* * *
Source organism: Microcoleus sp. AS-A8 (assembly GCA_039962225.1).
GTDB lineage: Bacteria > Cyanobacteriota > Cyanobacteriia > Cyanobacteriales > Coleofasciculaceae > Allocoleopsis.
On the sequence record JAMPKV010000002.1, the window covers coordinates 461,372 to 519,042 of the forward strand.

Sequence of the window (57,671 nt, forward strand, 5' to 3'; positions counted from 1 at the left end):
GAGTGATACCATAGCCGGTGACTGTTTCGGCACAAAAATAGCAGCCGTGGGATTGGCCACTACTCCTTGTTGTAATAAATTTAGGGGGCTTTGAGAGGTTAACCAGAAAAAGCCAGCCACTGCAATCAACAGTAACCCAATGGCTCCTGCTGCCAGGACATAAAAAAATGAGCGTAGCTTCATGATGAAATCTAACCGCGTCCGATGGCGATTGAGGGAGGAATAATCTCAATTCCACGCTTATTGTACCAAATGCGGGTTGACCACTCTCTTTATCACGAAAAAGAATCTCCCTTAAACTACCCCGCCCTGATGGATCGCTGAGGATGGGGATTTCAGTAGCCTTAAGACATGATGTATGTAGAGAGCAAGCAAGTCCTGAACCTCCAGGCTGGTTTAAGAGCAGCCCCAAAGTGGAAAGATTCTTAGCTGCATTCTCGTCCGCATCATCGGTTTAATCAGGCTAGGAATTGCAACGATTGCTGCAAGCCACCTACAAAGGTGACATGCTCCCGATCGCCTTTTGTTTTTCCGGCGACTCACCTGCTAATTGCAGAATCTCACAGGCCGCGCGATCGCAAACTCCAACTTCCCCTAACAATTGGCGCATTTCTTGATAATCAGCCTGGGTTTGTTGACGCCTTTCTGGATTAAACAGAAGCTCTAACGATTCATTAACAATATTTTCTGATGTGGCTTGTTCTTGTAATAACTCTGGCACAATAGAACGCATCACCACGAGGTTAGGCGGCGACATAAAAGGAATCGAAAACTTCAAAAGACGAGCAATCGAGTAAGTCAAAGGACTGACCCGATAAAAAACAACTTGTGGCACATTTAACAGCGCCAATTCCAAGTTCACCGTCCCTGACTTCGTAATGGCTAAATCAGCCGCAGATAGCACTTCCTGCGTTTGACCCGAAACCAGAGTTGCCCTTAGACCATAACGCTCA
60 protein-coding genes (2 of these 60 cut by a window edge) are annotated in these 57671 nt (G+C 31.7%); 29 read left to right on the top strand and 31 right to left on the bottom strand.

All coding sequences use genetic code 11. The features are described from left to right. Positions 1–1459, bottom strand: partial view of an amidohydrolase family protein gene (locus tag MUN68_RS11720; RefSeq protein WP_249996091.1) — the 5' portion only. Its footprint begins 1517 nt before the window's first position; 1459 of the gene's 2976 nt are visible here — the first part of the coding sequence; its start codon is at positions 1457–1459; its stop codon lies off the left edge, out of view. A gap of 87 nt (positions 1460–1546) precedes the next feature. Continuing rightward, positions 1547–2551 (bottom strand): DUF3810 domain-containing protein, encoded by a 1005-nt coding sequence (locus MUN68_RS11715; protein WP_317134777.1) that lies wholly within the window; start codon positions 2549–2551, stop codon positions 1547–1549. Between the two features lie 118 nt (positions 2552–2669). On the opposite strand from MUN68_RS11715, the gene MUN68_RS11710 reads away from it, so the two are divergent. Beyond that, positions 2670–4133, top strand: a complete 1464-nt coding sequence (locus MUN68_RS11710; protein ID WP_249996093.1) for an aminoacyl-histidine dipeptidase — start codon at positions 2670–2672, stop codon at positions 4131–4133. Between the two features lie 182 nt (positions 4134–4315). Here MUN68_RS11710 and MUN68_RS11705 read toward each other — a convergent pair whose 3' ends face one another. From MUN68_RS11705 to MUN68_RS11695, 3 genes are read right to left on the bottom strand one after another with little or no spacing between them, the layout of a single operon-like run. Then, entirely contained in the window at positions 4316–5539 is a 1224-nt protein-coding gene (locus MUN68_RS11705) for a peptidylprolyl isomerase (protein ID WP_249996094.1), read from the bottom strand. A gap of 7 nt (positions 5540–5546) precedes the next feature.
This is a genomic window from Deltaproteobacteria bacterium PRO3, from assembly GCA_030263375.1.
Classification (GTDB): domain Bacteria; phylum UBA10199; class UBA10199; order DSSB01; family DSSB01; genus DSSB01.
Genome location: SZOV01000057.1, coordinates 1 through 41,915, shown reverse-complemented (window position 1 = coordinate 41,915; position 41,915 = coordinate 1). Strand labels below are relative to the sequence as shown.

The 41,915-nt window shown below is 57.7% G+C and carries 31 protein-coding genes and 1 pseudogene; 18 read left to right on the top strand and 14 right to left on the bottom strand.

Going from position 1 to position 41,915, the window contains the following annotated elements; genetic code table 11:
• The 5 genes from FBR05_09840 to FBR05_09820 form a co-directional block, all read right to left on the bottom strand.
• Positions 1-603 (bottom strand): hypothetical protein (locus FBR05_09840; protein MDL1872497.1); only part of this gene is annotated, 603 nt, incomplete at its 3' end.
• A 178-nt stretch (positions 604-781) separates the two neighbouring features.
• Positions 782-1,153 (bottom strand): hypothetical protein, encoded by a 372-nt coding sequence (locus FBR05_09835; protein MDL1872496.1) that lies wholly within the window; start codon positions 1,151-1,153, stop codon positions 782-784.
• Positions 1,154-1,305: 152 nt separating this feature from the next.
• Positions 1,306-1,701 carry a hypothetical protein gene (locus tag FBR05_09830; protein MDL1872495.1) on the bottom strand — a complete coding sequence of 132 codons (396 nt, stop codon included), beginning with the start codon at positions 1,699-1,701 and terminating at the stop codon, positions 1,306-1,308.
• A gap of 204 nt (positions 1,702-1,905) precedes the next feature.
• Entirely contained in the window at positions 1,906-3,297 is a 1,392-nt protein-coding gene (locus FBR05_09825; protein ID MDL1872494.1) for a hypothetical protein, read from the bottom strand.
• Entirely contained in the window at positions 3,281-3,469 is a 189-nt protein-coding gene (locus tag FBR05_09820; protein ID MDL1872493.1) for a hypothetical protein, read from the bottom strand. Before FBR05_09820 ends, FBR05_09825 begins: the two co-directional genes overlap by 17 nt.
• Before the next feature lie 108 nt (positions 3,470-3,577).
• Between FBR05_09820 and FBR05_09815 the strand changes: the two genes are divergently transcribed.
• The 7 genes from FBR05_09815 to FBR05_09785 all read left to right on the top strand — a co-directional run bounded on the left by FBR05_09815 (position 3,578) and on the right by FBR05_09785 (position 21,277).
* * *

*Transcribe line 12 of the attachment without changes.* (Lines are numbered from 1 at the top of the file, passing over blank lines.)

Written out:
Going from position 1 to position 41,915, the window contains the following annotated elements; genetic code table 11: